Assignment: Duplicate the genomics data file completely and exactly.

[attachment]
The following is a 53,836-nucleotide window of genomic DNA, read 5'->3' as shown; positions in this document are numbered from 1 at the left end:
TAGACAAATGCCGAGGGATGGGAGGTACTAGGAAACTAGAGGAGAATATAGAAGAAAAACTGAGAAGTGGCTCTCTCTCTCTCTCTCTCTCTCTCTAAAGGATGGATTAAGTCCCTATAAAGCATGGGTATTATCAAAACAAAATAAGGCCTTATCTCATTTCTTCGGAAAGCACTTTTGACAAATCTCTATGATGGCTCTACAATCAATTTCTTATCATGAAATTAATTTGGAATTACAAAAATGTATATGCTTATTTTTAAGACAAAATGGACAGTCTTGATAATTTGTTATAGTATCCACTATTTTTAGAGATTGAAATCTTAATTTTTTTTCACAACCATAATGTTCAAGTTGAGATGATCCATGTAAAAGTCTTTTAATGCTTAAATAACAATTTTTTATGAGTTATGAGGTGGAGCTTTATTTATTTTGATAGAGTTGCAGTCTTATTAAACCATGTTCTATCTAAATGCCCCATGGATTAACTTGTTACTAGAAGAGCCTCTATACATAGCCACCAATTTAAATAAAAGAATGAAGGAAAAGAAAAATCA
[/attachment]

The following is a 53,836-nucleotide window of genomic DNA, read 5'->3' as shown; positions in this document are numbered from 1 at the left end:
TAGACAAATGCCGAGGGATGGGAGGTACTAGGAAACTAGAGGAGAATATAGAAGAAAAACTGAGAAGTGGCTCTCTCTCTCTCTCTCTCTCTCTCTAAAGGATGGATTAAGTCCCTATAAAGCATGGGTATTATCAAAACAAAATAAGGCCTTATCTCATTTCTTCGGAAAGCACTTTTGACAAATCTCTATGATGGCTCTACAATCAATTTCTTATCATGAAATTAATTTGGAATTACAAAAATGTATATGCTTATTTTTAAGACAAAATGGACAGTCTTGATAATTTGTTATAGTATCCACTATTTTTAGAGATTGAAATCTTAATTTTTTTTCACAACCATAATGTTCAAGTTGAGATGATCCATGTAAAAGTCTTTTAATGCTTAAATAACAATTTTTTATGAGTTATGAGGTGGAGCTTTATTTATTTTGATAGAGTTGCAGTCTTATTAAACCATGTTCTATCTAAATGCCCCATGGATTAACTTGTTACTAGAAGAGCCTCTATACATAGCCACCAATTTAAATAAAAGAATGAAGGAAAAGAAAAATCA